__Molecularity__

__Molecularity__

- As we know that molecules need to collide to bring about a chemical reaction, so the number of molecules participating in an elementary chemical reaction that collides to bring about the chemical reaction is called molecularity of a reaction.
- The value of molecularity of a reaction is always a positive value.
- Let us consider a following reaction:

A + 2B –> C + D

Here reactants are: 1 molecule of A ,2 molecules of B

Products are: 1 molecule of C , 1 molecule of D.

Therefore we can conclude that reaction is trimolecular.

A reaction with molecularity =1 is called unimolecular.

Example, PCl_{5 }–> PCl_{3} + Cl_{2}

- A reaction with molecularity =2 is called bimolecular.

Example, Cl + CH_{4} –> HCl + CH_{3}

- A reaction with molecularity =3 is called trimolecular.

2FeCl_{3} + SnCl_{2} –> 2FeCl_{2} + SnCl_{4}

- It is theoretical value and does not determine the rate of reaction. Nor does it depend upon external factors like temperature or pressure, etc.

__Integrated rate equation__

__Integrated rate equation__

Consider the reaction

aA + bB –> cC + dD

Rate = k [A]^{x}[B]^{y}

-dR/dt = k[A]^{x}[B]^{y}

dR/dt is instantaneous rate.

Integrated rate equation for zero order reaction

-dR/dt = k[R]^{0}=k

dR/dt = -k

∫ dR = -k ∫ dt

[R]=-kt +I

At t = 0

R_{0}= -k .0 + I

I = R_{0}

So the equation becomes R = -kt + R_{0}

Graph for this is as follows:

Integrated rate equation for first order reaction

Rate = -dR/dt = k[R]^{2}

∫ dR/R= – ∫ kt

ln R = -kt + I

At t = 0

R = R_{0}

ln R_{0}=-k X 0 +I

I = ln R_{0}

So equation becomes

ln R = -kt + ln R_{0}

ln [R_{0}/ R]=-kt

__Rate law__

__Rate law__

- The representation of rate of reaction in terms of molar concentration of the reactants participating in a reaction raised to some power is called rate law.
- It is also called rate expression or rate equation.
- Consider a reaction:

2NO (g) + O_{2} (g) –> 2NO_{2}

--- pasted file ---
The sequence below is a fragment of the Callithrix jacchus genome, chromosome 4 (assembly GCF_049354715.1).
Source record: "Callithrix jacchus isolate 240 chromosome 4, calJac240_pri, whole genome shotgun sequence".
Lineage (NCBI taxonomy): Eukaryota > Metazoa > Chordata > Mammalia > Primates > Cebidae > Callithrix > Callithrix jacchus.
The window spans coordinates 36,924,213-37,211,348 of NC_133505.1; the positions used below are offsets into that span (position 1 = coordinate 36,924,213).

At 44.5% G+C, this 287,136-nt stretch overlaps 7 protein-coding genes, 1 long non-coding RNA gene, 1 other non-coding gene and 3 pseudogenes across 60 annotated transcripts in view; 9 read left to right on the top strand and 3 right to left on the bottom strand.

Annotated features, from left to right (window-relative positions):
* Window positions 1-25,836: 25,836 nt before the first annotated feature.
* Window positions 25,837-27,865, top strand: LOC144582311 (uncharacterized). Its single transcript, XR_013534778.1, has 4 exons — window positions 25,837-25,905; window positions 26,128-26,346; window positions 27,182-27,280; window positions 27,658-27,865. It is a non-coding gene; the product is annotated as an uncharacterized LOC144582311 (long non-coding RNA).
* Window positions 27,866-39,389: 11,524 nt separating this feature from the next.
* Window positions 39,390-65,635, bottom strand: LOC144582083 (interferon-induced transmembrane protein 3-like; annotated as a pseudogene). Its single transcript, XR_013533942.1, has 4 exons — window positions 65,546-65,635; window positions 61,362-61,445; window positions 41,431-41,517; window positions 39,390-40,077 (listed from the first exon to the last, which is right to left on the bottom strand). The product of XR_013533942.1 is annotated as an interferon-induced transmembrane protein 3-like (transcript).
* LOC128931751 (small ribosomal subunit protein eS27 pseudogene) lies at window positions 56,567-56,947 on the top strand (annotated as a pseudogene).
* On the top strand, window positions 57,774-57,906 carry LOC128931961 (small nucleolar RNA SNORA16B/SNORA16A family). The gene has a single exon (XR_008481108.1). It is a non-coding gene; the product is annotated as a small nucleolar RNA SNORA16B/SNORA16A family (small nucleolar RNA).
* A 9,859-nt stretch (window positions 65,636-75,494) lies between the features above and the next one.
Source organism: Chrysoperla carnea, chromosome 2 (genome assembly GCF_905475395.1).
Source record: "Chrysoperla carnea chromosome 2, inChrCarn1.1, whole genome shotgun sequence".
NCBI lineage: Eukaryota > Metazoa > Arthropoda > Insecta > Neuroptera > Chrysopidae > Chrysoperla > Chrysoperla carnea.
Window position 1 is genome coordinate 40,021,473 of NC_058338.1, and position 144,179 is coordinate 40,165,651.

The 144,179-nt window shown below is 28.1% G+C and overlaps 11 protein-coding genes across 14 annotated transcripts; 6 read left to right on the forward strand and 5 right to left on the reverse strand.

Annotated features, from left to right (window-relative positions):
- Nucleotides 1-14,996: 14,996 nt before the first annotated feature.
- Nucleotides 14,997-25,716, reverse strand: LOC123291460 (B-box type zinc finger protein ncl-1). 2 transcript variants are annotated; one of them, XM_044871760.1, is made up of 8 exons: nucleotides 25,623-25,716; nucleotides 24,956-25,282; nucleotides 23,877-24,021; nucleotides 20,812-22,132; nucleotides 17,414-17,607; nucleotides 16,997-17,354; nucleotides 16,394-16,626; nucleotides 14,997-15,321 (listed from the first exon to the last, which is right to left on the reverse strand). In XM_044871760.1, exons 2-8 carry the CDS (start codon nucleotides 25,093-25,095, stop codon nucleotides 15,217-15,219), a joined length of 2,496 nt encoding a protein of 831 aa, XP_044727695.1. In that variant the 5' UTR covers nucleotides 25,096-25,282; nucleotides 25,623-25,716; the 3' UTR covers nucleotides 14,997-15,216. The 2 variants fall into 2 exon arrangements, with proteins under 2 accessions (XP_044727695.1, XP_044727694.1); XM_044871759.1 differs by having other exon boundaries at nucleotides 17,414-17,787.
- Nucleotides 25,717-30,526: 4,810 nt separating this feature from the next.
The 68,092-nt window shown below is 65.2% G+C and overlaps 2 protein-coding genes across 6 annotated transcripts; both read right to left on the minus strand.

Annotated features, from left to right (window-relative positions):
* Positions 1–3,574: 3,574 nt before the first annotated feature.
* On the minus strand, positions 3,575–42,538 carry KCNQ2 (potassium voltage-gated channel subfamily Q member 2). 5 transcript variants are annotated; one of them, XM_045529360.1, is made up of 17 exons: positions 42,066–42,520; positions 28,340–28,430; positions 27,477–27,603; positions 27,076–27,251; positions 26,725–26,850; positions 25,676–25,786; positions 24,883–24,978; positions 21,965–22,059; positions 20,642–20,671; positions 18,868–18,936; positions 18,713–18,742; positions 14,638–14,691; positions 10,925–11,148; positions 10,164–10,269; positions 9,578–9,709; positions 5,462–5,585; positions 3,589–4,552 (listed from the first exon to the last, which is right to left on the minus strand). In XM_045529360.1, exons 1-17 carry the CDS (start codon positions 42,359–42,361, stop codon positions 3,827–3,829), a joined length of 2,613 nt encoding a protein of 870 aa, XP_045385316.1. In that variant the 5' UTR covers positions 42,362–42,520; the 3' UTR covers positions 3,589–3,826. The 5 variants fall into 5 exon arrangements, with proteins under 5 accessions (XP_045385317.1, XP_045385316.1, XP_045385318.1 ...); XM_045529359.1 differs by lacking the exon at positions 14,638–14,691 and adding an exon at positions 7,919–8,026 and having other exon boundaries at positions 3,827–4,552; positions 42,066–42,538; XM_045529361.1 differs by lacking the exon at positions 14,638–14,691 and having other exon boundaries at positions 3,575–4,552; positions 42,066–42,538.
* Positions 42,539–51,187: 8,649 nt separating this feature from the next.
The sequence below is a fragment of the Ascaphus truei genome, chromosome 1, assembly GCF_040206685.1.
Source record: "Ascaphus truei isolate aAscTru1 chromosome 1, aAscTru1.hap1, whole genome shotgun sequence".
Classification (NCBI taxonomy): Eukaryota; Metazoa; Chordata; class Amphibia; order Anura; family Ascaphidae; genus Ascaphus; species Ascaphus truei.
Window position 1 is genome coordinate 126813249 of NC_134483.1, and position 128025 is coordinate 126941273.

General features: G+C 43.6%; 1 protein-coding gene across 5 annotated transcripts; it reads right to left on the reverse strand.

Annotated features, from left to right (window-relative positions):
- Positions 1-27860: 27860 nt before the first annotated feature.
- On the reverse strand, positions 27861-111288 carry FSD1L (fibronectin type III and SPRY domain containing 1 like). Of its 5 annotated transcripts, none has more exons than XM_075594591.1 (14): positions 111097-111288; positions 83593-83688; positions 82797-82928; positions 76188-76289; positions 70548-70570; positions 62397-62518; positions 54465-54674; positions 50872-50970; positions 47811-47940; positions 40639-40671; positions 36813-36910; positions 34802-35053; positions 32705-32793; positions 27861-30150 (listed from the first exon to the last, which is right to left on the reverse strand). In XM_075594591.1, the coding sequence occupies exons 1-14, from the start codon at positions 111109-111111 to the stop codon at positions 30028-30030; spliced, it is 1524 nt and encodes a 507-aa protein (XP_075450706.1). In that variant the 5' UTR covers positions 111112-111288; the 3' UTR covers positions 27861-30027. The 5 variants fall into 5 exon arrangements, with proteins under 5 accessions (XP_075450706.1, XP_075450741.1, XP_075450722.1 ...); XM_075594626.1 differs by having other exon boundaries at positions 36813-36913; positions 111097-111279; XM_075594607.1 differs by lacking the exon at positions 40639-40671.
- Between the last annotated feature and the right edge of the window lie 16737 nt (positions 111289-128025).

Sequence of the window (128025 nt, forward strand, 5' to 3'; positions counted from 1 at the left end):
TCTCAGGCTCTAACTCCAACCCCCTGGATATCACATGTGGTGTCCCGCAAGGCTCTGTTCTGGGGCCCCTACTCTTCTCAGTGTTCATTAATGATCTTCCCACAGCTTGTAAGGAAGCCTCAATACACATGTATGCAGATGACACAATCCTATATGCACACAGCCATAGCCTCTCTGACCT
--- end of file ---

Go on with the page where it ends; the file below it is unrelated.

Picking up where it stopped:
Rate ∝ [NO]^{2}

Rate ∝ [O_{2}]

Combining these two rates we derive

Rate ∝ [NO]^{2} [O_{2}]

Rate =k [NO]^{2} [O_{2}]

- Where k is the proportionality constant with a definite value at a specific temperature for a specific reaction and is called Rate Constant.
- Rate law expression = -d[R]/ dt = k [NO]
^{2}[O_{2}]

** Half life reactions : **The time elapsed in reduction of the concentration of a reactant participating in a chemical reaction to one half of its original concentration is called half-life reaction and is represented by

*t*

_{1/2}.

**Half-life for zero order reactions:**

A –> B

At time t = 0 concentration of A (reactant) is a and B (product) is 0. At time t = t the concentration of A (reactant) is (a-x) and that of B (product) is x.

x = k_{0}t à a/2 = k_{0}t_{1/2} = a/2k_{0}

t_{1/2} =a/2k_{0}

a=(2k_{0})(t_{1/2})

y = mx

t = Independent variable. It is taken at x-axis.

m = 2k_{0}

**Half-life for first order reactions**:

t = 2.303/k_{1} log a/(a-x)

For half-life x = a/2; t = t _{1/2}

t _{½} = 2.303/k_{1} log a/(a-a/2) –> t1/2 = 2.303/k_{1} log2

t _{½} = 2.303/k_{1 }X 3.010

t _{½} = 0.693/ k_{1}

__Rate determining step__

__Rate determining step__

- The slowest step during a chemical reaction determines the overall speed of a reaction towards completion is called rate determining step.
- Let us consider the following reaction,

*NO*_{2}(*g*)+*CO*(*g*)→*NO*(*g*)+*CO*_{2}(*g*)

- The elementary steps of the reaction are as follows:

**Step** 1: NO_{2}+NO_{2}→NO+NO_{3 }(Rate constant = k_{1}, slow)

**Step** 2: NO_{3}+CO→NO_{2}+CO_{2 }(Rate constant = k_{2, }fast)

- As the first step is the slowest step in the reaction it will determine the rate of the overall reaction. Therefore Step1 is the rate determining step of the given reaction and hence the rate expression for the given reaction is the product of rate constant and the reactants of this step.

Rate = *k*1[*NO*_{2}][*NO*_{2}]=*k*1[*NO*_{2}]_{2}